September was a busy month for me. I traveled to Los Angeles to attend the 2019 Legionella Conference, which was sponsored by NSF International (formerly known as the National Sanitation Foundation) and the National Environmental Health Association (NEHA). I was a speaker at the pre-conference workshop, and I also gave a presentation on “Emergency Heat and Flush Thermal Disinfection” during the 2019 Legionella Conference.
The day-long, pre-conference workshop was geared toward health department officials to assist them in responding to reports of a suspected case of Legionnaires’ disease in their jurisdiction.
After the 2019 Legionella Conference, I was off to Atlanta to participate in the development of a new standard for the American Society of Heating, Refrigeration and Air-Conditioning Engineers (ASHRAE). It is proposed to be titled ASHRAE 514: Minimizing Risk of Disease and Injury Associated with Building Water Systems.
The new standard covers all hazards associated with building water systems, including microbiological, chemical and thermal (scalding) hazards. The working group met for three days to go over the first draft of the proposed new standard.
Later in September, I attended the International Association of Plumbing & Mechanical Officials’ (IAPMO) annual conference and the final round of the Uniform Plumbing Code and Uniform Mechanical Code hearings at the Silver Legacy Hotel & Casino in Reno, Nev. The American Society of Sanitary Engineering (ASSE), which is now a subsidiary of IAPMO, co-located its meeting with IAPMO.
Having a joint meeting reduced the amount of travel costs for those of us who always attend both industry meetings. They allowed some synergies for the associations, too, such as shared hospitality events, educational sessions and meeting staff.
Later in the week, I attended the ASSE meetings, which included the central ASSE product standard committee meeting and some working group meetings for pressure-reducing valves and temperature-actuated mixing valves.
NSF/NEHA 2019 Legionella Conference
Legionellosis is associated with two clinically and epidemiologically distinct illnesses: Legionnaires’ Disease, which is typically characterized by fever, myalgia or muscle pain, cough and clinical or radiographic pneumonia; and Pontiac fever, a milder illness without pneumonia.
The pre-conference workshop I gave at the 2019 Legionella Conference, along with Andrew Ward of NSF, was geared toward health department officials and making them aware of the building water systems and medical devices that can contribute to Legionella bacteria growth if not cleaned and maintained properly. Later in the week, I gave a presentation on how to determine if the water heater(s) in a building can provide a high-temperature heat and flush disinfection if there is a positive test for Legionella bacteria in a building.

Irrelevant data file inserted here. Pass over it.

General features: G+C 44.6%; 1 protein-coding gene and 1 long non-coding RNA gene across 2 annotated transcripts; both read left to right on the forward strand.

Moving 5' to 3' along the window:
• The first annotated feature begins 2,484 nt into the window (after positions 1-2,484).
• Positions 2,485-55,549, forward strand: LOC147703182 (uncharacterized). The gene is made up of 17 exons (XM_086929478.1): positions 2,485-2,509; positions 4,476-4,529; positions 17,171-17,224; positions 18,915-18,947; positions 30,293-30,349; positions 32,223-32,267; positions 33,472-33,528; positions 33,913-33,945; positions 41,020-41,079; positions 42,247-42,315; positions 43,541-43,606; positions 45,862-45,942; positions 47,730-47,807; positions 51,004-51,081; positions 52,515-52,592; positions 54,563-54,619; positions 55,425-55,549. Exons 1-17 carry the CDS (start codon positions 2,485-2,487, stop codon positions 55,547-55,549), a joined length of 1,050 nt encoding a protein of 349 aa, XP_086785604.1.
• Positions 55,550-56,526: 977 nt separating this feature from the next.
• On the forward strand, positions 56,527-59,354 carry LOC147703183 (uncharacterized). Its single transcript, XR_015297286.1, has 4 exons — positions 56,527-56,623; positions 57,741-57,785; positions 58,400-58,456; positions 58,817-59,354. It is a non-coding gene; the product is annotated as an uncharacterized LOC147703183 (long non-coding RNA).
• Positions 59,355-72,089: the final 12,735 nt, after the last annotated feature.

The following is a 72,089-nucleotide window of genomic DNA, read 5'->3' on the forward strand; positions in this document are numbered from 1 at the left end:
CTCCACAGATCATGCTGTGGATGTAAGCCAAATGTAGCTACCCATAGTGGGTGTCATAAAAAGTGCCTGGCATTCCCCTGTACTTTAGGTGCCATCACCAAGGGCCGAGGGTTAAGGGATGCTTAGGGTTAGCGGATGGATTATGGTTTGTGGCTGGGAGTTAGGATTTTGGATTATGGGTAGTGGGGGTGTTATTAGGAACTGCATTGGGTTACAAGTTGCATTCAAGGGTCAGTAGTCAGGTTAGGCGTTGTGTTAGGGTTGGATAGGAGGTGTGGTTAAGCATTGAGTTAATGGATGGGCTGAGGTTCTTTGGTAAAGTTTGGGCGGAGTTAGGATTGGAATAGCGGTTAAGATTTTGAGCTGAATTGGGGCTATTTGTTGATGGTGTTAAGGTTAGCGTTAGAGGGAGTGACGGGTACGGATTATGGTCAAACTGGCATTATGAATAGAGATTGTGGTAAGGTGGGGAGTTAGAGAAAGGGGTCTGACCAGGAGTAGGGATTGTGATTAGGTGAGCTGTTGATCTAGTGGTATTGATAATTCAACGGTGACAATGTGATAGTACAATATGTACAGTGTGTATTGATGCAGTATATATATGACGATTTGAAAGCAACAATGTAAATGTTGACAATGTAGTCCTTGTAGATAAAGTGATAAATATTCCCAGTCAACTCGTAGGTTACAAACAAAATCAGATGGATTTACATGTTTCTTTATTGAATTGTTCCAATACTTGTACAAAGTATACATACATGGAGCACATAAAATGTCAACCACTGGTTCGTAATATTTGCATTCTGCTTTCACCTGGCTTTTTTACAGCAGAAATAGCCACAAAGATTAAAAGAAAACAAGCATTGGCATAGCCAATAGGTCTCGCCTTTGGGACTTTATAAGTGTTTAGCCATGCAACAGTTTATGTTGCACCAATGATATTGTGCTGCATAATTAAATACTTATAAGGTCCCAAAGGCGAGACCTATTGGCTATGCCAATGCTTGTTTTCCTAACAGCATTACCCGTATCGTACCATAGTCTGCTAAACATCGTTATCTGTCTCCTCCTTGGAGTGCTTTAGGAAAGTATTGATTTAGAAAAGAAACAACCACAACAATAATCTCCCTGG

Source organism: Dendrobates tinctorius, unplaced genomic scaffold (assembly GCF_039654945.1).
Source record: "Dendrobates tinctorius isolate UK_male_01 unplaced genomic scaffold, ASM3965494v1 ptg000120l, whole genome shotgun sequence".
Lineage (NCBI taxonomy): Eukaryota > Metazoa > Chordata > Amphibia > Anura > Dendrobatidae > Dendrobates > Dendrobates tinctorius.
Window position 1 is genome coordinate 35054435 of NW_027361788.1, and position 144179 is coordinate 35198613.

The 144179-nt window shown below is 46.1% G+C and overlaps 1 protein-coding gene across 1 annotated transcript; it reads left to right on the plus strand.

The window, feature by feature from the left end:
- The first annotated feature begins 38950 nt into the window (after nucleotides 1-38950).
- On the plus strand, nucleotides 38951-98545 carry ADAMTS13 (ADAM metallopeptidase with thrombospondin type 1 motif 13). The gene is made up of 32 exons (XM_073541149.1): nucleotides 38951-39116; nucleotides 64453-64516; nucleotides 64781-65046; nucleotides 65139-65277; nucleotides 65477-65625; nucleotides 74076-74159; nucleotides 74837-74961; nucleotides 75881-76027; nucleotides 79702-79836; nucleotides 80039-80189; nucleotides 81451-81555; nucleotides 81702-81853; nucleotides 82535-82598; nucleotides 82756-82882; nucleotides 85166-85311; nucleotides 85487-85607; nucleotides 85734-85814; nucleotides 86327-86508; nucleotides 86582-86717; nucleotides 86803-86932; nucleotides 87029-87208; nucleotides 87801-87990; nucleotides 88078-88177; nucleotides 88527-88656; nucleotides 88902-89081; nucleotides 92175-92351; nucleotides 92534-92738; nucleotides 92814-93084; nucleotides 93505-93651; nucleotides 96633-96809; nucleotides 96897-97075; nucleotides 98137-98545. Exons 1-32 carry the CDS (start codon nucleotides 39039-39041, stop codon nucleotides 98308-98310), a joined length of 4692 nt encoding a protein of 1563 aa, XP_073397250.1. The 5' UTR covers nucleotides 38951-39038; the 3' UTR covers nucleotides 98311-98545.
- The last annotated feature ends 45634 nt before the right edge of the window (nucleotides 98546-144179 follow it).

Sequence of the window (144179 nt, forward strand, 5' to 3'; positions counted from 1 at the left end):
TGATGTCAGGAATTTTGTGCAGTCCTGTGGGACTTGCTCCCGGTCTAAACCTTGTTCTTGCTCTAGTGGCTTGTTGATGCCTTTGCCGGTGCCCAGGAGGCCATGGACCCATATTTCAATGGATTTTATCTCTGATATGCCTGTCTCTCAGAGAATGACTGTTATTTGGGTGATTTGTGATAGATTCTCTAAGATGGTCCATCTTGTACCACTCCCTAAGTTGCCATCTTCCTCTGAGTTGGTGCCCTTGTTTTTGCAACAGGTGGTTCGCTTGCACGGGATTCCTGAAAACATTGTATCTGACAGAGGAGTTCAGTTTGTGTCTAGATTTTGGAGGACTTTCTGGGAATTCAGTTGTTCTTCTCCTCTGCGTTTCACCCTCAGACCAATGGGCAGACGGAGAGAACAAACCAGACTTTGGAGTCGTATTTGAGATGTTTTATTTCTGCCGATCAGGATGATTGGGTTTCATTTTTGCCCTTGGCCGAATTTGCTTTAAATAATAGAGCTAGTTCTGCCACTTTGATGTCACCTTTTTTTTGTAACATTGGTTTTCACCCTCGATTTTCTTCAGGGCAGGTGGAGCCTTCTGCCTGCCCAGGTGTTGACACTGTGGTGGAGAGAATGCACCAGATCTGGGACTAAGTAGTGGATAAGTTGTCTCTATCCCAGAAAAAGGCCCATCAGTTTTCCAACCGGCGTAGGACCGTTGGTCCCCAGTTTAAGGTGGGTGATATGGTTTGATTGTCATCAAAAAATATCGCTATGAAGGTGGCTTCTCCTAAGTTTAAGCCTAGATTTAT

To determine if the water heater is large enough, verify the BTU/hour input of the water heater(s), the heat loss in the circulated hot water system, and the required minimum hot water temperature based on the heat loss in the circuit. It is crucial to ensure the hot water return temperature meets or exceeds the minimum temperature required for disinfection; most disinfection plans require a minimum of 158 F flowing from fixtures for 15 to 20 minutes but may require higher temperatures to provide 158 F at the hot water return connection after the circulating pump.
Most water heating equipment is not capable of performing this operation because at such high temperatures, the flow rates are so low that, in larger buildings, it could take weeks to flow hot water in excess of 158 F for 20 minutes at every fixture. The risk of scalding would be very high and there is no guarantee that hot water will penetrate “dead legs” and improperly or unbalanced branches.
Health department officials are like fire department first responders but with respect to reported cases of Legionnaires’ disease. Like a report of a fire, when there is a reported case of Legionnaires’ disease, there is a need for an urgent response to a potentially hazardous condition that requires a closer examination of the situation and an understanding of how to fight (control) or extinguish the hazard. This is to ensure that there is no widespread outbreak.
Follow a series of steps to perform an investigation into the possible source or cause of Legionnaires’ disease. Investigations into reported cases of Legionnaires’ disease are called epidemiologic investigations. Epidemiology is understood as: “The study and analysis of the distribution, patterns and determinants of health and disease conditions in defined populations.”
In recent years, epidemiology has grown to include the study, analysis and assessment of risk factors associated with building water systems that are often the source of or associated with the growth and proliferation and aerosolization of Legionella bacteria. Epidemiology is a cornerstone of public health investigations.